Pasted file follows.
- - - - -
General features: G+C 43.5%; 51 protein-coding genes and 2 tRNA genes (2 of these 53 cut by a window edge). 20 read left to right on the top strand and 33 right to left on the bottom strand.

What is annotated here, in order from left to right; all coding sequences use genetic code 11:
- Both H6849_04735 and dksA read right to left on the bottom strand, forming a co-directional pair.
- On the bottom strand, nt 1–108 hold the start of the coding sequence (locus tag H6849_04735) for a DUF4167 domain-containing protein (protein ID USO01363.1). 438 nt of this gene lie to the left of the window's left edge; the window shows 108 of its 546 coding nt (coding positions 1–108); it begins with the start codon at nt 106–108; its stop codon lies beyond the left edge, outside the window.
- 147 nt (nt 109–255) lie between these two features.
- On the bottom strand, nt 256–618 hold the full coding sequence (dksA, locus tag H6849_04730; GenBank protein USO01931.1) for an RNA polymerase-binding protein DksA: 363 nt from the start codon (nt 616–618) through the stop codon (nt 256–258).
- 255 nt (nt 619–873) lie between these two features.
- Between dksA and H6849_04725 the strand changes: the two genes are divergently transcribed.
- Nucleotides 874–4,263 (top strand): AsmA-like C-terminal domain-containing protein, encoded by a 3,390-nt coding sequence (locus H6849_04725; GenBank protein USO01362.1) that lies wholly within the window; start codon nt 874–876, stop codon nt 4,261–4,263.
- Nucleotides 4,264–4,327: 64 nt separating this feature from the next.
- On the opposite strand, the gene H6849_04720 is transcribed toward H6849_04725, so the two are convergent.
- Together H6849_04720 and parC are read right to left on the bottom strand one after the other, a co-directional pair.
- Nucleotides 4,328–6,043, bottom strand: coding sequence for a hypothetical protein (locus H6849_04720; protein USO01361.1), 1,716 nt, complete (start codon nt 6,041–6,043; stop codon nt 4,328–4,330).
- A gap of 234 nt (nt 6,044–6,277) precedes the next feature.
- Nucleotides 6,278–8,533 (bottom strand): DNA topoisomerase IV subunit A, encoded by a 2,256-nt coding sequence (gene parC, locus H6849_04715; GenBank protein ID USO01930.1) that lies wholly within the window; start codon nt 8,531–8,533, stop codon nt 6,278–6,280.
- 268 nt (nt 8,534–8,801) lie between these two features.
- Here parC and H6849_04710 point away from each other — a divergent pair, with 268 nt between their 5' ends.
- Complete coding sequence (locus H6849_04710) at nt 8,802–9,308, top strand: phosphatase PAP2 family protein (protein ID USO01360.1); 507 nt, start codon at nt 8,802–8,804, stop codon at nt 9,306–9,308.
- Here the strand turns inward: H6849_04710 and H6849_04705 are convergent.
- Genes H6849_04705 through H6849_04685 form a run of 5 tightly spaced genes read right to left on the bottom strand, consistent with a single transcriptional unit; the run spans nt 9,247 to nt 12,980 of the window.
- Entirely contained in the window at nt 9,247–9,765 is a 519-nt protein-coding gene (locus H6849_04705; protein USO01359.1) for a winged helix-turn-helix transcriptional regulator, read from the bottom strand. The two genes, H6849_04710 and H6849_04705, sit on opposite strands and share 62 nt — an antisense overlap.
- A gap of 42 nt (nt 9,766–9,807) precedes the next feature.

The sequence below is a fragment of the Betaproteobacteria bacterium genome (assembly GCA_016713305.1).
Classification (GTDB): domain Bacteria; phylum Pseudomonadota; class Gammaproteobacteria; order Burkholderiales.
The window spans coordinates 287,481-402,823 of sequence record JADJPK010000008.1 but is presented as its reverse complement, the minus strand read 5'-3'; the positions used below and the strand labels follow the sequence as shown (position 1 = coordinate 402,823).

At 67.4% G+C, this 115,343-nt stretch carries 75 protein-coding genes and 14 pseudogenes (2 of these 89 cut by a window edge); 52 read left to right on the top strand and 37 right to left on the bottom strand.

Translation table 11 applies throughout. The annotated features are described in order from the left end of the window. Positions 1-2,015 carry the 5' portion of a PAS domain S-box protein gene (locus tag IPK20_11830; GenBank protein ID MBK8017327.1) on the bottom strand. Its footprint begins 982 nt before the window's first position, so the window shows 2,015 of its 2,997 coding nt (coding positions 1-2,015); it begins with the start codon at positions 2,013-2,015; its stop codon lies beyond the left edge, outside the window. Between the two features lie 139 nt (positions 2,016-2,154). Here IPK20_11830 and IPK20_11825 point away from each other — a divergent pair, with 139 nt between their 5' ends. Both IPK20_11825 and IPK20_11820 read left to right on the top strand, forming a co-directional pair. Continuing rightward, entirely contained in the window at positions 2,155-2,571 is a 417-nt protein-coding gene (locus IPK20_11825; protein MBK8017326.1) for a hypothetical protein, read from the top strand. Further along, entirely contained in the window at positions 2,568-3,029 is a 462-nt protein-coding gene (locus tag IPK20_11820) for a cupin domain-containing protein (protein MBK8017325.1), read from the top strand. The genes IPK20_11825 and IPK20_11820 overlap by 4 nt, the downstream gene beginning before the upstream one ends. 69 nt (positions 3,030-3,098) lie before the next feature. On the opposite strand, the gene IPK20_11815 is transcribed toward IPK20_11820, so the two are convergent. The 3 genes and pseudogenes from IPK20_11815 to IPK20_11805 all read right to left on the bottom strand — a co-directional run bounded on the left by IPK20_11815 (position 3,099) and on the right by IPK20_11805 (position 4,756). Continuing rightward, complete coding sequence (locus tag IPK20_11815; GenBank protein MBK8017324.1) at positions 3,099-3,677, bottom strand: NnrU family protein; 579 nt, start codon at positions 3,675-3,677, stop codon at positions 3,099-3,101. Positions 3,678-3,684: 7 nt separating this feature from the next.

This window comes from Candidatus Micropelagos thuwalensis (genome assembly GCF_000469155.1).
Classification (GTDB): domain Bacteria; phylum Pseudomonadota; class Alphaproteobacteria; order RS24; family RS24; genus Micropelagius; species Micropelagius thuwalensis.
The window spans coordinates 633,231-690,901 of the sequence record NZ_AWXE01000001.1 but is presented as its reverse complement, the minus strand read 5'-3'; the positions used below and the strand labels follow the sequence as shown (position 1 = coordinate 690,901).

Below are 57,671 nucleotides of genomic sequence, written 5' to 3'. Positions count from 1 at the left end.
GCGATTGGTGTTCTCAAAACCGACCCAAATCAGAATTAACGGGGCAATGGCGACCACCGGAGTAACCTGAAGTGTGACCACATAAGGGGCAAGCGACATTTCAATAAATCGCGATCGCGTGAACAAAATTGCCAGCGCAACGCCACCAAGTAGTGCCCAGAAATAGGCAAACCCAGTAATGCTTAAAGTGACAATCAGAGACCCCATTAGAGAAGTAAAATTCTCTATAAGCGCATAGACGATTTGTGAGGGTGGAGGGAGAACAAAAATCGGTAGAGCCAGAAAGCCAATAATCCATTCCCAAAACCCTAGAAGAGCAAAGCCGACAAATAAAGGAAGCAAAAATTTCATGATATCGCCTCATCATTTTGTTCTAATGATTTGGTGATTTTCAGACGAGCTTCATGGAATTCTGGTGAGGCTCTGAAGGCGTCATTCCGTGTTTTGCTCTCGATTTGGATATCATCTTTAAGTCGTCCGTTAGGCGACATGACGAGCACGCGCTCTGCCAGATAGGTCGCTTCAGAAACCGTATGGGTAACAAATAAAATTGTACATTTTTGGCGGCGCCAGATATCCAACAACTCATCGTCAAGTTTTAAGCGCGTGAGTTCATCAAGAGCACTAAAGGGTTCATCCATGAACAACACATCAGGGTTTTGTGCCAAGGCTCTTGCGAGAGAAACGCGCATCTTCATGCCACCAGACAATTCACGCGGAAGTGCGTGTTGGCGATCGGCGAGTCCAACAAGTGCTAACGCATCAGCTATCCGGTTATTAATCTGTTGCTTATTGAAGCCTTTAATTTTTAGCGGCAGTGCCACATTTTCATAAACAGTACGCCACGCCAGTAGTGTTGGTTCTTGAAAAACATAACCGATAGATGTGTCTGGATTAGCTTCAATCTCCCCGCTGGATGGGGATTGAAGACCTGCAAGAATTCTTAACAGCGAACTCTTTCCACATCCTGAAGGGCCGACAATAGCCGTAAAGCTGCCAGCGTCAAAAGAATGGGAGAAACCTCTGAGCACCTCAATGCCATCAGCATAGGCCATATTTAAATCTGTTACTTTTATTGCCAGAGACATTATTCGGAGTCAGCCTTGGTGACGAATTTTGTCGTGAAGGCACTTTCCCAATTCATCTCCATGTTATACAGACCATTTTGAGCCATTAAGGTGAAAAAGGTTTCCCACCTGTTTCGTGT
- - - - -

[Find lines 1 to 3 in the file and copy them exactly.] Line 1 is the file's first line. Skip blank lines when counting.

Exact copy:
General features: G+C 43.5%; 51 protein-coding genes and 2 tRNA genes (2 of these 53 cut by a window edge). 20 read left to right on the top strand and 33 right to left on the bottom strand.

What is annotated here, in order from left to right; all coding sequences use genetic code 11:
- Both H6849_04735 and dksA read right to left on the bottom strand, forming a co-directional pair.